Sandra wrote in to ask whether we made a change with our daily Saskatchewan Sourdough lately. Her favourite loaf wasn’t tasting quite as tangy as it had in the past.
What an awesome question! It’s so cool to talk to someone pays attention to the bread they eat, to the extent that she’s willing to ask her baker about it. So I took a loaf home for lunch that day for a taste test.
And you know what? Sandra’s right. The Saskatchewan Sourdough is a little milder than it was a few months ago. Why is that?
What makes Sourdough Bread “Sourdough”?
It comes down to the state of our Sourdough Culture (aka the “Starter” aka the “Levain“.) I wrote about sourdough starters quite a bit a couple of years ago but it’s worth a brief refresher.
- The levain is an active culture of wild yeast cells and lactic acid bacteria that we keep going at the bakery. We feed the culture day after day, year after year to keep it healthy.
- The wild yeast raises the bread and the lactic acid bacteria add complex flavours.
- The levain also increases the acidity of the dough. Sometimes a little (sweet tangy “buttermilk” notes) and sometimes a lot (sharp “vinegar” notes.) That’s why we all call this ‘Sourdough’ baking, although sourdough bread is not necessarily sour.
- By carefully and purposefully caring for the starter, controlling the feeding, hydration and temperature, the baker can develop a unique flavour profile that comes through in the final loaf.
But Why Did It Change?
That’s all well and good, but what about Sandra’s question? Why isn’t the Saskatchewan Sourdough as ‘sour’ as it was over winter?
The short answer: Spring came! As it got warmer outside, it got warmer in the bakery too, so our Levain started fermenting quicker and quicker. When that happens, we adjust our routines to slow down the levain. Cooler water, using less old starter when feeding, keeping the starter in a cool place, that kind of thing.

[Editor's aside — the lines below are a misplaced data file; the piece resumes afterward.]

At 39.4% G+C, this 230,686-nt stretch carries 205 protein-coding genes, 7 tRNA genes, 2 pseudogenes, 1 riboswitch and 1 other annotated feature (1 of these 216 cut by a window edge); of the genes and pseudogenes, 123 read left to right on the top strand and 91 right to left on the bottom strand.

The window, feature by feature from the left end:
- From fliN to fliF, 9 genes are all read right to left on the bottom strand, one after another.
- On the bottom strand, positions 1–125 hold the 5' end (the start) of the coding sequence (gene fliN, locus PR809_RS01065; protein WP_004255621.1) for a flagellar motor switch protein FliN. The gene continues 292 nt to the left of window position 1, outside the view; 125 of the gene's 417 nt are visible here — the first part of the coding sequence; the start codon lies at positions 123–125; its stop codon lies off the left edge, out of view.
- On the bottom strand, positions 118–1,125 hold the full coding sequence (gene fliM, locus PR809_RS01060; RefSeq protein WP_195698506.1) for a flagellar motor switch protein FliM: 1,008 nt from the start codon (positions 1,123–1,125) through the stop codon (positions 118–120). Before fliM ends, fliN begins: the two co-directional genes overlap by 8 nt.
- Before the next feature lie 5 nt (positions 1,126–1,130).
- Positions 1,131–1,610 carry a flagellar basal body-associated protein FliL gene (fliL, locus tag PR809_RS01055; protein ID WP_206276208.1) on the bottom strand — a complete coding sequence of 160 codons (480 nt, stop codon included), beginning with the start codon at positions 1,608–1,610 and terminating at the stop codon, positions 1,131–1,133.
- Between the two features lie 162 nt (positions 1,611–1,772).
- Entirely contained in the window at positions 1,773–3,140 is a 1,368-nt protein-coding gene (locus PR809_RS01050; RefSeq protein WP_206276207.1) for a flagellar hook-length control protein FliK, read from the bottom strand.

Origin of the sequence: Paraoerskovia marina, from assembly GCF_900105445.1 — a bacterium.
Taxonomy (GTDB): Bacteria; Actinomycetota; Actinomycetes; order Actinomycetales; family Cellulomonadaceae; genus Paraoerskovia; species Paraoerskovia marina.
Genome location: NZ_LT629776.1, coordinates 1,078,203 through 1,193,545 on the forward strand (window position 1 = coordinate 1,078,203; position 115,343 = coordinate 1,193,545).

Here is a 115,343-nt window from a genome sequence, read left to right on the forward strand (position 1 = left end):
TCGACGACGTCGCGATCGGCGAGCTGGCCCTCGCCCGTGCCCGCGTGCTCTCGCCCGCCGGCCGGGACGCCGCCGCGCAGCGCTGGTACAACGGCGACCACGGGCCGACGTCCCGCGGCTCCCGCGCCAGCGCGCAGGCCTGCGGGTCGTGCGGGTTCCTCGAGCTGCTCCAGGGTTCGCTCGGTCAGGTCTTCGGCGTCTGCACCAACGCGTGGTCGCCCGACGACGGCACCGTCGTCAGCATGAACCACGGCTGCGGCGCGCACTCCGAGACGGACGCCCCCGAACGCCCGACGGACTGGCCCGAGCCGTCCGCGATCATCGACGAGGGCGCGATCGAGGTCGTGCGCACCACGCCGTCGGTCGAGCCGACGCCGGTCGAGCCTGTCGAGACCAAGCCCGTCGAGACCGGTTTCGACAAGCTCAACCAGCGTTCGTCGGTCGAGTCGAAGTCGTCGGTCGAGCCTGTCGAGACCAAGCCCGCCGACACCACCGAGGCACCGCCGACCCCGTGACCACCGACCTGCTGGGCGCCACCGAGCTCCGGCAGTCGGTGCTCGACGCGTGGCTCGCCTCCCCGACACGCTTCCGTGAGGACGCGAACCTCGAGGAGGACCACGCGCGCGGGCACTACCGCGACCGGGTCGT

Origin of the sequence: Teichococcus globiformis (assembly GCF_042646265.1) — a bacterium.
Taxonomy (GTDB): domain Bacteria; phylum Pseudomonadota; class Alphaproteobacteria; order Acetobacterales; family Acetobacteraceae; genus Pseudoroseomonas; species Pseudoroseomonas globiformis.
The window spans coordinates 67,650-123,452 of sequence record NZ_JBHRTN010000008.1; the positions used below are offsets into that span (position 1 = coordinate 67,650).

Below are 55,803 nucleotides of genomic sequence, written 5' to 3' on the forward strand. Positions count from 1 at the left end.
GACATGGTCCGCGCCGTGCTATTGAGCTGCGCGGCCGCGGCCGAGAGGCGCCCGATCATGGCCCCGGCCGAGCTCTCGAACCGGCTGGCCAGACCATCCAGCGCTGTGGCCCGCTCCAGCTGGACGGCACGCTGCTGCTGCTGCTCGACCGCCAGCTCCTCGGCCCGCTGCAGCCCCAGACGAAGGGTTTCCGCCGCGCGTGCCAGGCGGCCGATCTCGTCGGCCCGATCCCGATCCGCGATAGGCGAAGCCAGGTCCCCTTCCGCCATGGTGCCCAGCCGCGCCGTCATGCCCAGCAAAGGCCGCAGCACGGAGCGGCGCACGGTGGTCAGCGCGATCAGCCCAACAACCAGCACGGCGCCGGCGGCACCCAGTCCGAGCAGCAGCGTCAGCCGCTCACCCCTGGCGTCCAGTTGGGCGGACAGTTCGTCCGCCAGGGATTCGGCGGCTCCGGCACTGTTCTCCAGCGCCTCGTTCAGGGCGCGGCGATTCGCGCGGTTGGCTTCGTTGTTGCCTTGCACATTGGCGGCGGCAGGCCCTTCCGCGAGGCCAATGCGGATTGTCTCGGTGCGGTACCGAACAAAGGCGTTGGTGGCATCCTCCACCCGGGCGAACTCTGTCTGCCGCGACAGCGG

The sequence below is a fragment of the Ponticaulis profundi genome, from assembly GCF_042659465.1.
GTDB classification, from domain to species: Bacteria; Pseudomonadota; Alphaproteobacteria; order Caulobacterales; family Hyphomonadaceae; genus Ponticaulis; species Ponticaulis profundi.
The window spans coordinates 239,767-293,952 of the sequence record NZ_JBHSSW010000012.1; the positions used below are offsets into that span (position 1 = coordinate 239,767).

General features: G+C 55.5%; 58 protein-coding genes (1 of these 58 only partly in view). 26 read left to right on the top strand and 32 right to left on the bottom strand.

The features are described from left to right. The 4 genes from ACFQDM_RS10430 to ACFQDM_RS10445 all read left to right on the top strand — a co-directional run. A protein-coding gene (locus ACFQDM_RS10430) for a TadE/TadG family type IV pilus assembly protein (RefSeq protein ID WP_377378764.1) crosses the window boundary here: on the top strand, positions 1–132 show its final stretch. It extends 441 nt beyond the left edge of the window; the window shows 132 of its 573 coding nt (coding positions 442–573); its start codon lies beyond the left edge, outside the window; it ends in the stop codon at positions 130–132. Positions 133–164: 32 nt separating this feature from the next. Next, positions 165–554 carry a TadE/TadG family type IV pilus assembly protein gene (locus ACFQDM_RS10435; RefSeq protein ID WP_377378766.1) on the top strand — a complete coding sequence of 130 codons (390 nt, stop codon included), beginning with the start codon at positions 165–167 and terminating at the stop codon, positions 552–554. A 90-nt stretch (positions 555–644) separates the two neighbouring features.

The goal in the adjustments is to continue to feed the starters at 5:30PM (before Jennifer goes home for the day) and have it ripe, aromatic and tangy when we mix our doughs at 4:15AM the following morning.
For the most part, the adjustments have worked superbly. However, some days the levain ripens faster than I’d like between our first and second feeding, so there’s not enough time to develop great flavour. Other times the bakery cools off more than expected overnight and the levain is a little under-ripe in the morning. In those cases, we fine-tune our feeding to get the levain back on track for the next day.
Feeding, nurturing and using our levain is one of the reasons I love bread baking so much. There’s so many variables to using a sourdough starter but there’s also a lot of consistency too. Just not ‘factory’ consistency, where every loaf is 99.999% the same as the one that came before. The minor seasonal differences of real, hand made “artisan” bread is what is what makes Real Bread so interesting and so tasty.
Update: This is all great when you’re trying to adjust things within a few degrees. When, like this morning, the A/C unit conks out and it’s roasting inside the bakery overnight, all bets are off. Then it’s just MIX! MIX! MIX! and hope the dough is cooler than the starter.